At the very least, the person losing weight runs the risk of putting it all back on again. This is the part of the strategy that requires lifestyle changes. Without them, the whole endeavor ends up momentary, and it’s exactly why Biggest Loser contestants have such a high rate of weight regain.

Finally, and most importantly, the mental component to the addiction must be balanced. Essentially this means finding the pleasures and pains associated with the eating addiction for each individual. There is no cookbook here, if you’ll forgive the pun; it’s individualized and specific. That takes work. People who lose weight without clearing the mental component that leads them to gravitate toward food in the first place, find themselves back off the wagon when emotional crisis hits. Think Oprah’s battles and struggles with weightshe’s an admitted emotional eater. Yeah, fail to address the emotional component and long-term weight loss will be unattainable.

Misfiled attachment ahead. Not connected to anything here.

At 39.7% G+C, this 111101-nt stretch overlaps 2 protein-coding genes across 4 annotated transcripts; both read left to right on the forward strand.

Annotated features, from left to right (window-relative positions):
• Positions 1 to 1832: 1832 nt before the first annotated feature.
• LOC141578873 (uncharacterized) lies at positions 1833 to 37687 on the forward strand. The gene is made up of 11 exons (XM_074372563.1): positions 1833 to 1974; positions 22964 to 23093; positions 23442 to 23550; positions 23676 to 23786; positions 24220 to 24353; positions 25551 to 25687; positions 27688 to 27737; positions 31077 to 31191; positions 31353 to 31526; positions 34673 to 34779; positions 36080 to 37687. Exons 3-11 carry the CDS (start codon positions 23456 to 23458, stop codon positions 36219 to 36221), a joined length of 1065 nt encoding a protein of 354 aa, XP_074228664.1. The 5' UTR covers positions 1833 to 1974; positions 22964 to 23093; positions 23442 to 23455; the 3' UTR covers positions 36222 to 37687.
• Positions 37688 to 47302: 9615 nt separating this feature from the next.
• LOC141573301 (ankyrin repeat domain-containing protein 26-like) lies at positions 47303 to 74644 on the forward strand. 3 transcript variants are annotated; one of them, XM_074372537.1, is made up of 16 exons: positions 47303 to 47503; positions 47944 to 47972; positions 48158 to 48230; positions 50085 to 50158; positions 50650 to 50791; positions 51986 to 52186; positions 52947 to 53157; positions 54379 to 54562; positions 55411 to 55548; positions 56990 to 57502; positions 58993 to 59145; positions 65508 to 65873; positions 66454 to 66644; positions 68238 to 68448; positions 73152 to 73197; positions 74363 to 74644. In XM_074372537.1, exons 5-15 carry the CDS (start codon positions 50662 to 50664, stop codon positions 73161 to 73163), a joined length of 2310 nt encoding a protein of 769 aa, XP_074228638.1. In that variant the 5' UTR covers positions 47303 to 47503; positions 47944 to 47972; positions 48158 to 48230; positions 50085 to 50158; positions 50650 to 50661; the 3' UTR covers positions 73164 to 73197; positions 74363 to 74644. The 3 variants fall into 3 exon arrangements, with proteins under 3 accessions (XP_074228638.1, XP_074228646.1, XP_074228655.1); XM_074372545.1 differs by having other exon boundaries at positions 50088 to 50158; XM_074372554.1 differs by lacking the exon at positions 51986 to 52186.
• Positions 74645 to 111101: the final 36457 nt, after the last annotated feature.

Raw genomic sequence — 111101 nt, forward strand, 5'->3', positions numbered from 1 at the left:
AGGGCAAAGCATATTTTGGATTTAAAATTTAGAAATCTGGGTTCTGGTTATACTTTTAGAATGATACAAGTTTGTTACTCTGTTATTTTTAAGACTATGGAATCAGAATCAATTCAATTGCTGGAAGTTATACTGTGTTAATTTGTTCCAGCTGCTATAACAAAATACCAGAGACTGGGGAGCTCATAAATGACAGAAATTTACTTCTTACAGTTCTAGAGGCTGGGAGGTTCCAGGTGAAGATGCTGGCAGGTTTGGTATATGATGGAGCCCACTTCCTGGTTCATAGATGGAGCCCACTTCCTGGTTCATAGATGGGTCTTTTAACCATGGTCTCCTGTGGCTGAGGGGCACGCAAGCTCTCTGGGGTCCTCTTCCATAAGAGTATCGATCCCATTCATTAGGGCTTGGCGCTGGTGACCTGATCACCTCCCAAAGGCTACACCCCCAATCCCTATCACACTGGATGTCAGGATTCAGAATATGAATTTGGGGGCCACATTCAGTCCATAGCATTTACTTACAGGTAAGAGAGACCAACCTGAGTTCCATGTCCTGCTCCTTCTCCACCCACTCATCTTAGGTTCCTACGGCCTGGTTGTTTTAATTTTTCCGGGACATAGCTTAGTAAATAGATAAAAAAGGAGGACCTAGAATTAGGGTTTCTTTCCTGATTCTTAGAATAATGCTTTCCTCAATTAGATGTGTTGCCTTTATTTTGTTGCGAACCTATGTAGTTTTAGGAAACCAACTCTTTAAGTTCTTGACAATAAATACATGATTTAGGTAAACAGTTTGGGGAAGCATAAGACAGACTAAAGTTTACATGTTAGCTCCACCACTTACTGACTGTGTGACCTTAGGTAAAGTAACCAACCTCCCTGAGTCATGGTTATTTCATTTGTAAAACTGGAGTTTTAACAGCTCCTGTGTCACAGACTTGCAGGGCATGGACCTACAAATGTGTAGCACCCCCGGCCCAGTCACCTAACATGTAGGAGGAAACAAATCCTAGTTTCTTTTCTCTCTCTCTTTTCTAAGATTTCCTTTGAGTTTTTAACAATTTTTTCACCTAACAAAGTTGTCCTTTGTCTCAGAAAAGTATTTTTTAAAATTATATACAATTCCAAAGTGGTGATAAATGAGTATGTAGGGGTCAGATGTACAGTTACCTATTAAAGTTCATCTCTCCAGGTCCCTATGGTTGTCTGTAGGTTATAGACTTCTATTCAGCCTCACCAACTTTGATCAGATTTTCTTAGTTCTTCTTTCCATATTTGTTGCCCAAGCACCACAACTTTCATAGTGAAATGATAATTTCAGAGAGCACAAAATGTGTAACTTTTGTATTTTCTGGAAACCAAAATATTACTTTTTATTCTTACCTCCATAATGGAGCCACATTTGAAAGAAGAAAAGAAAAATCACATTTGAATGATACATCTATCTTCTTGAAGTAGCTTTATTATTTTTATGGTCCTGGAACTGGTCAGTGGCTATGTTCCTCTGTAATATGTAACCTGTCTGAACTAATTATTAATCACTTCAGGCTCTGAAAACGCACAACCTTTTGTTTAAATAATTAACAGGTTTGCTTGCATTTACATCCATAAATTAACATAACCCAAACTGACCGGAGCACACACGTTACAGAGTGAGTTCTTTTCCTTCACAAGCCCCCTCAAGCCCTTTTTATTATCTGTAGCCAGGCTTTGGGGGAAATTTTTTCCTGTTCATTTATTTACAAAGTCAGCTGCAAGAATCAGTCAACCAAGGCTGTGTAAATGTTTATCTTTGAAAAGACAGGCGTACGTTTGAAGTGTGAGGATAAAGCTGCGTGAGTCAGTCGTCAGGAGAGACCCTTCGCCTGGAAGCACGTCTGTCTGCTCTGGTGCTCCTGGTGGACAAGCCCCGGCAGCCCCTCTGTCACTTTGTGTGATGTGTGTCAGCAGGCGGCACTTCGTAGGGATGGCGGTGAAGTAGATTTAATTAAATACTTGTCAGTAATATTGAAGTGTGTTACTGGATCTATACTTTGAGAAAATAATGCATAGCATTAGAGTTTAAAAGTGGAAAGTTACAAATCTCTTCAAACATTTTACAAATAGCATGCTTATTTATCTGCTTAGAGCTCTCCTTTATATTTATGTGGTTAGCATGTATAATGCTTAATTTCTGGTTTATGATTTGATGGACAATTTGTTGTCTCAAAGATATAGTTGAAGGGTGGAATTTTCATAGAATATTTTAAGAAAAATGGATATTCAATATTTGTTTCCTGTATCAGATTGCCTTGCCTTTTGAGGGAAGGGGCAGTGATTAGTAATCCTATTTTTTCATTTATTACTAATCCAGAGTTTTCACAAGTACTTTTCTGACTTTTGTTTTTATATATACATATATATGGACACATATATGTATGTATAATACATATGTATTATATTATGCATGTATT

To further complicate matters is the necessity of food for energy conversion and nutritional needs. So it’s easy to see that obesity is a multi-factorial issue that needs attention to a number of components. I hope that answers the question of, “If losing weight had an easy answer…” I think it’s not so much that the answer evades us, it’s just that we approach it from such simplicity, AND many people are missing the forest for the trees by looking for very complicate answers (genetics, hormonal disorders, etc.). Let’s observe Okham’s Razor and see that the simplest solution is probably the most correct. But obesity does have a number of sides that need attention, and that’s why so many people are struggling with it.

*Thank you Jeanne M. for the great question.